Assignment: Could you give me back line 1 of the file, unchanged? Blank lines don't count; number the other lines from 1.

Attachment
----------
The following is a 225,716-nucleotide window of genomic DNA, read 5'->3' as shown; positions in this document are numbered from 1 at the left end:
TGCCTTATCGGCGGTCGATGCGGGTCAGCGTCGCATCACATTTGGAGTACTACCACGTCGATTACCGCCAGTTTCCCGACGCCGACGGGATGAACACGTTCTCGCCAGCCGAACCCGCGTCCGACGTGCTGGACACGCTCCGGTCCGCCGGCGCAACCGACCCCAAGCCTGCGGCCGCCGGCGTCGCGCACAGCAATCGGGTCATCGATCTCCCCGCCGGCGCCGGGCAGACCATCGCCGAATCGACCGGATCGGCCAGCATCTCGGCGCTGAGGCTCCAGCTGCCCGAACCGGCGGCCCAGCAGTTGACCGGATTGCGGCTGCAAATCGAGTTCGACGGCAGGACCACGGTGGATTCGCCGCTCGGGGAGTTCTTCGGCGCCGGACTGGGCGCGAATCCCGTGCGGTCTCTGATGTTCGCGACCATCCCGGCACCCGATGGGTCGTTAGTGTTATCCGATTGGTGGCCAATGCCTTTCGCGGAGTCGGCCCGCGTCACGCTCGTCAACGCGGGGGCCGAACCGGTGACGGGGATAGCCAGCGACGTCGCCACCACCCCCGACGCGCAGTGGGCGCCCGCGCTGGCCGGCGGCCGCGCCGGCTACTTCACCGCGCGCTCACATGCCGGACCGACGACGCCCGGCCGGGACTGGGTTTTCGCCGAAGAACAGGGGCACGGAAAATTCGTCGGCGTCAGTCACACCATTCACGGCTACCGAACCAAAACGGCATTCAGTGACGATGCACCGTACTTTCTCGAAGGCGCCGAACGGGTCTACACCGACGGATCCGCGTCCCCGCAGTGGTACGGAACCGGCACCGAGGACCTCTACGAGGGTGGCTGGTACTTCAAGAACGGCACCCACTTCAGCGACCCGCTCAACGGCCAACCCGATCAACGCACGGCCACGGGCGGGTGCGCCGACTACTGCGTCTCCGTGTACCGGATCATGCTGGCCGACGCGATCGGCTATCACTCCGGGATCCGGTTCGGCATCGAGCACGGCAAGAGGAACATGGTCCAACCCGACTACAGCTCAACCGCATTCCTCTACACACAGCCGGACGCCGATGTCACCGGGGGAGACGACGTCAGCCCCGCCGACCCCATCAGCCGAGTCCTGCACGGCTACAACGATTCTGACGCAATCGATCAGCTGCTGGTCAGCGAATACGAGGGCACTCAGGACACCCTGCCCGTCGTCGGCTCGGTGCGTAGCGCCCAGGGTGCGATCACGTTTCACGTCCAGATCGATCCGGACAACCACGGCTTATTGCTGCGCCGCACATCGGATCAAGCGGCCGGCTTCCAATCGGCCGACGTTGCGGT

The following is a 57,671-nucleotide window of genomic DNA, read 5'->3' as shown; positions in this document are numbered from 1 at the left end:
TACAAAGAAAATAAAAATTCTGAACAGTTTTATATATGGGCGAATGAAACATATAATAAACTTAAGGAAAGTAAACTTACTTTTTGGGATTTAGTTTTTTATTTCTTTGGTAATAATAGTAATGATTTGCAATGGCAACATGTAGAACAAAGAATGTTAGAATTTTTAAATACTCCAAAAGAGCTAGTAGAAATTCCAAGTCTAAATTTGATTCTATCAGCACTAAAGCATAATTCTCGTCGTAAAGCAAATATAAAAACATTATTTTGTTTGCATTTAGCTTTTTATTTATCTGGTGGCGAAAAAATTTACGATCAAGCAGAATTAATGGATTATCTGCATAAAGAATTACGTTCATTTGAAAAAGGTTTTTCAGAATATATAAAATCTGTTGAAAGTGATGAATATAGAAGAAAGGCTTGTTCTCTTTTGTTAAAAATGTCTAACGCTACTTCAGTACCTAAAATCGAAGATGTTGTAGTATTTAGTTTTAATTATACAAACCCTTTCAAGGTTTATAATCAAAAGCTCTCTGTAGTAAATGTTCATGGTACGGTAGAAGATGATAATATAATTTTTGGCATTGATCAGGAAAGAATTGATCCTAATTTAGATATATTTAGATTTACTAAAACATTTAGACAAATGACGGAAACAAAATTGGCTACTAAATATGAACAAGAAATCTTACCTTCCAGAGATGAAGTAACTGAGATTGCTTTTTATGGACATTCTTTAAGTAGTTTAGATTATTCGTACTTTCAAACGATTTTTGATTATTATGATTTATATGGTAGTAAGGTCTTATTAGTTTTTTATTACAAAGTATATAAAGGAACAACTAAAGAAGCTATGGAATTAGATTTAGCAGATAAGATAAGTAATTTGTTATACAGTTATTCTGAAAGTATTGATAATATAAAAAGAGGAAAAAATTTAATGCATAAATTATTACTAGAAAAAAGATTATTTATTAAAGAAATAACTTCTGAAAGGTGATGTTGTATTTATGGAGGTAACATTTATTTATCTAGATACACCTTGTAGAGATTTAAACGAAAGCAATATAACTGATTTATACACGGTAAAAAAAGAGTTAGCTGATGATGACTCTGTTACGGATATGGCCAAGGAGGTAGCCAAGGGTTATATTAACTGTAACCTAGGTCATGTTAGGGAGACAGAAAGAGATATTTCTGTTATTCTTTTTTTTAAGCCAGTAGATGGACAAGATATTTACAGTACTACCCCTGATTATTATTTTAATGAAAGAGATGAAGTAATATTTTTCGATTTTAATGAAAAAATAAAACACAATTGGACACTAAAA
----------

The following is a 225,716-nucleotide window of genomic DNA, read 5'->3' as shown; positions in this document are numbered from 1 at the left end: